As Arab countries grapple with fallout from the Arab Spring, and frustration mounts with the Palestinian leadership and the stalled peace process, international aid has fallen to roughly $500 million. That’s about a quarter what it was in 2008, according to the Los Angeles Times.

More self-reliance?

Samir Barghouti, an economist with the Arab Center for Agricultural Development in Ramallah, agrees international support is crucial but says the PA could become more self-reliant through improved efficiency. The PA currently covers about 65 percent of its expenses, with 35 percent coming from foreign aid, he says. Through better management and the elimination of corruption, Mr. Barghouti says the PA could increase its revenues to cover 85 to 90 percent of its expenses – and thus put it within reach of controlling the deficit.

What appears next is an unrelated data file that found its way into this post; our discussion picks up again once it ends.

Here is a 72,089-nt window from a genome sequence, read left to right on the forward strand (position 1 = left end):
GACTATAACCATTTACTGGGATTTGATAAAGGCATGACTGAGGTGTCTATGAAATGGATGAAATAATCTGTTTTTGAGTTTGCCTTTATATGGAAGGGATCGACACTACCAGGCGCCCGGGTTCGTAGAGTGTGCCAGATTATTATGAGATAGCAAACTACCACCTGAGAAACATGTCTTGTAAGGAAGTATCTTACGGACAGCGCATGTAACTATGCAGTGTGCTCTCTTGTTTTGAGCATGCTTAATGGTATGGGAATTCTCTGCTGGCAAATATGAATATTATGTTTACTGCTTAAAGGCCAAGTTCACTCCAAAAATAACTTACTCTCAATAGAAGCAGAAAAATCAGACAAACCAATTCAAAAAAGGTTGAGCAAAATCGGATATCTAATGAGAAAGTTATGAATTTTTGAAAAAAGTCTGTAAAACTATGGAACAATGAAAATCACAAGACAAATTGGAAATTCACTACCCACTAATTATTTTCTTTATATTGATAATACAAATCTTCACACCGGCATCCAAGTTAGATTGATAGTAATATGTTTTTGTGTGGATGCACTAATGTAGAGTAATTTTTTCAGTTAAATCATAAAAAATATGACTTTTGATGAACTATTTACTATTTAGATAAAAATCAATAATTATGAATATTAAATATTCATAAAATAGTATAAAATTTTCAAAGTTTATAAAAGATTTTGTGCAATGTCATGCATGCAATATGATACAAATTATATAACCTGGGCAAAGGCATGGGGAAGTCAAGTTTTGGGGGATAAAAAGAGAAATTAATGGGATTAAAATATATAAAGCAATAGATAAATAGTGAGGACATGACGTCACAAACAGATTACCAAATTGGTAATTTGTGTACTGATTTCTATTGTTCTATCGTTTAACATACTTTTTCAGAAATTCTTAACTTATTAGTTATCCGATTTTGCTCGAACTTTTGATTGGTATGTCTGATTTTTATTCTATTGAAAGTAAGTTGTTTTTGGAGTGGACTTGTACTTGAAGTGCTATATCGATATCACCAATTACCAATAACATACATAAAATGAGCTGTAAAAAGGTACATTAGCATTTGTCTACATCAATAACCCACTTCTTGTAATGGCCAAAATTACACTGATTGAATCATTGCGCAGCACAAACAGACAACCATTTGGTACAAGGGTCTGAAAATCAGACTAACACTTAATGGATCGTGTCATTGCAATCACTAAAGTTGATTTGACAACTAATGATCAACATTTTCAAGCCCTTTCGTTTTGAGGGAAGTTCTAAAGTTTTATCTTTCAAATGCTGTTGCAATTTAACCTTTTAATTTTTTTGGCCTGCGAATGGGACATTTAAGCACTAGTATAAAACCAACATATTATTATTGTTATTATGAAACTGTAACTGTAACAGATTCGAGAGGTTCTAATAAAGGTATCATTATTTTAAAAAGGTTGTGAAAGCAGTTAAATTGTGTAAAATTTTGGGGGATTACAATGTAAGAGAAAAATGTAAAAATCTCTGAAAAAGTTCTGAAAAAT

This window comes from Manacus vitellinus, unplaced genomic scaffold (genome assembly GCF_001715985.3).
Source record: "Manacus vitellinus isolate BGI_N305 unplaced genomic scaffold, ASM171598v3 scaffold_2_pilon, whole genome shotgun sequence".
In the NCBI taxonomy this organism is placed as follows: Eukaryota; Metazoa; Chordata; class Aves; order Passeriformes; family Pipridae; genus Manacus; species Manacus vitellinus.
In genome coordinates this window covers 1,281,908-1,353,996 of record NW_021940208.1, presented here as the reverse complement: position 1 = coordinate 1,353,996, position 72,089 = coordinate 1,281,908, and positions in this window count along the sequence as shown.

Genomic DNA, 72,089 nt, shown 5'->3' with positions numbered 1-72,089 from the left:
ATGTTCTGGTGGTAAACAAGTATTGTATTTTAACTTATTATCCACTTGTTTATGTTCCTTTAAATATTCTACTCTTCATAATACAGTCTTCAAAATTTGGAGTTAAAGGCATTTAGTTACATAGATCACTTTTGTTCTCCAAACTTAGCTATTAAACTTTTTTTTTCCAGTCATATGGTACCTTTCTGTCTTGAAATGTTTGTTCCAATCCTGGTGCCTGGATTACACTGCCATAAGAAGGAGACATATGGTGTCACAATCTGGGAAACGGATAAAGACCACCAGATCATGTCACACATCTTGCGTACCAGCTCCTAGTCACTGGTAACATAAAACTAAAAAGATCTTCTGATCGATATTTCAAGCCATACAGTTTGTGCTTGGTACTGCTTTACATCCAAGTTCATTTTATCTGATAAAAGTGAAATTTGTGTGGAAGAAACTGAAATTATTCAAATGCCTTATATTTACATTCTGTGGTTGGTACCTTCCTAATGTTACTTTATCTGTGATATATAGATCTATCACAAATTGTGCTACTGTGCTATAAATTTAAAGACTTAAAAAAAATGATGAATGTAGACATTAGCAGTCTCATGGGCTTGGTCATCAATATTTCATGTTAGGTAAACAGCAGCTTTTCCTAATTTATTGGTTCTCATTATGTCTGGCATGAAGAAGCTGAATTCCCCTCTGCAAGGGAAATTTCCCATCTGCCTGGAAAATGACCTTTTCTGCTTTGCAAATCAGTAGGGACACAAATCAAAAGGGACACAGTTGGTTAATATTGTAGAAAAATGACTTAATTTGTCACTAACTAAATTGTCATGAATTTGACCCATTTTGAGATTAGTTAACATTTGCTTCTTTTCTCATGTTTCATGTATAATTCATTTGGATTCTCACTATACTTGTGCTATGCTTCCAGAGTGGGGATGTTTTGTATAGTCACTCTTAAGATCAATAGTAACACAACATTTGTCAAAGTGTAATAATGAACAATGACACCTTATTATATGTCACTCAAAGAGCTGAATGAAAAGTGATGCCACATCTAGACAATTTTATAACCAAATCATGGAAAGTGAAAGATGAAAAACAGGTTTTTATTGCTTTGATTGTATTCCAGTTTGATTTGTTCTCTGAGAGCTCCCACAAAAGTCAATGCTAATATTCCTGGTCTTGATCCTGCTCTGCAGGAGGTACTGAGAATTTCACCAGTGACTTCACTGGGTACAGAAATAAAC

Part of the drain on the PA is that nearly half of its revenues go to the Hamas-run Gaza Strip, while less than 5 percent of its income comes from the coastal territory. In addition, the PA’s ranks have swelled to 180,000 civil servants and 24 cabinet ministers – for a population of only 3.5 million in the West Bank.

Another problem, in the eyes of some Palestinians, is the very paradigm of a donor-based economy, which has prevailed here since the PA took over.   

“This is not the way we should build a country,” says Amal Daramegh Masri, a Sorbonne-educated economist and editor in chief of the Palestine Business Focus magazine, which promotes investment in the Palestinian territories. As a mother of three, she sees trouble brewing among the rising generation. Even her own son has said he wants to grow up to kill Israelis, despite her efforts to dissuade him.

“You’ll see a volcano very soon,” she says. “And it won’t be against Palestinians only – it will be against Israel.”